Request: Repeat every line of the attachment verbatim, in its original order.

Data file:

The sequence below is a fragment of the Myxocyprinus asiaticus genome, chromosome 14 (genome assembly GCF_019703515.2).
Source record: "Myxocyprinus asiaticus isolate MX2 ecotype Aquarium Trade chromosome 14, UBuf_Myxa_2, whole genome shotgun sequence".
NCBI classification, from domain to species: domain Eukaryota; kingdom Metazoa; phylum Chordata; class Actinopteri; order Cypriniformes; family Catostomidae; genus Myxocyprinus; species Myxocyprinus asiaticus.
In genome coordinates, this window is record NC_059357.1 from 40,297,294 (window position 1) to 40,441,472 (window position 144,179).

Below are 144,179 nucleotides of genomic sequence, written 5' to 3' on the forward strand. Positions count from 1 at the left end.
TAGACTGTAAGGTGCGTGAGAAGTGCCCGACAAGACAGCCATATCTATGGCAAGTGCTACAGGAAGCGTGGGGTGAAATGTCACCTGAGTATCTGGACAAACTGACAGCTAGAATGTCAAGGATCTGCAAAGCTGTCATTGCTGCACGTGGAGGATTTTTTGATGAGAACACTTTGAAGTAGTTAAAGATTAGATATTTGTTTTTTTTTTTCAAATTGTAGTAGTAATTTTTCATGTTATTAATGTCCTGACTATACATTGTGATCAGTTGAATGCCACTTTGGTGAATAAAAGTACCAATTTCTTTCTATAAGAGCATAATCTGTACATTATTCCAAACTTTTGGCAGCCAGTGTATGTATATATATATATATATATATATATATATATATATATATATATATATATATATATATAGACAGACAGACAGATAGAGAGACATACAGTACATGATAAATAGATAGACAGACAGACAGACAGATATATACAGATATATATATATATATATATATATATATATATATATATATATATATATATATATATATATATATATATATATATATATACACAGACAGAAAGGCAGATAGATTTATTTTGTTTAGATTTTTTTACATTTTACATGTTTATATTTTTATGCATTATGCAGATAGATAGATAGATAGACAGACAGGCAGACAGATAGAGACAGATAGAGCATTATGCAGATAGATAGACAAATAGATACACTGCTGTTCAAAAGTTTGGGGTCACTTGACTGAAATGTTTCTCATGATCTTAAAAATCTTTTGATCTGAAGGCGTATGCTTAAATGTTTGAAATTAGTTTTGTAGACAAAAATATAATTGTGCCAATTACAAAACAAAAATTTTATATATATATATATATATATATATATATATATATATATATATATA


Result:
The sequence below is a fragment of the Myxocyprinus asiaticus genome, chromosome 14 (genome assembly GCF_019703515.2).
Source record: "Myxocyprinus asiaticus isolate MX2 ecotype Aquarium Trade chromosome 14, UBuf_Myxa_2, whole genome shotgun sequence".
NCBI classification, from domain to species: domain Eukaryota; kingdom Metazoa; phylum Chordata; class Actinopteri; order Cypriniformes; family Catostomidae; genus Myxocyprinus; species Myxocyprinus asiaticus.
In genome coordinates, this window is record NC_059357.1 from 40,297,294 (window position 1) to 40,441,472 (window position 144,179).

Below are 144,179 nucleotides of genomic sequence, written 5' to 3' on the forward strand. Positions count from 1 at the left end.
TAGACTGTAAGGTGCGTGAGAAGTGCCCGACAAGACAGCCATATCTATGGCAAGTGCTACAGGAAGCGTGGGGTGAAATGTCACCTGAGTATCTGGACAAACTGACAGCTAGAATGTCAAGGATCTGCAAAGCTGTCATTGCTGCACGTGGAGGATTTTTTGATGAGAACACTTTGAAGTAGTTAAAGATTAGATATTTGTTTTTTTTTTTCAAATTGTAGTAGTAATTTTTCATGTTATTAATGTCCTGACTATACATTGTGATCAGTTGAATGCCACTTTGGTGAATAAAAGTACCAATTTCTTTCTATAAGAGCATAATCTGTACATTATTCCAAACTTTTGGCAGCCAGTGTATGTATATATATATATATATATATATATATATATATATATATATATATATATATATATATAGACAGACAGACAGATAGAGAGACATACAGTACATGATAAATAGATAGACAGACAGACAGACAGATATATACAGATATATATATATATATATATATATATATATATATATATATATATATATATATATATATATATATATATATATATATATACACAGACAGAAAGGCAGATAGATTTATTTTGTTTAGATTTTTTTACATTTTACATGTTTATATTTTTATGCATTATGCAGATAGATAGATAGATAGACAGACAGGCAGACAGATAGAGACAGATAGAGCATTATGCAGATAGATAGACAAATAGATACACTGCTGTTCAAAAGTTTGGGGTCACTTGACTGAAATGTTTCTCATGATCTTAAAAATCTTTTGATCTGAAGGCGTATGCTTAAATGTTTGAAATTAGTTTTGTAGACAAAAATATAATTGTGCCAATTACAAAACAAAAATTTTATATATATATATATATATATATATATATATATATATATATATATA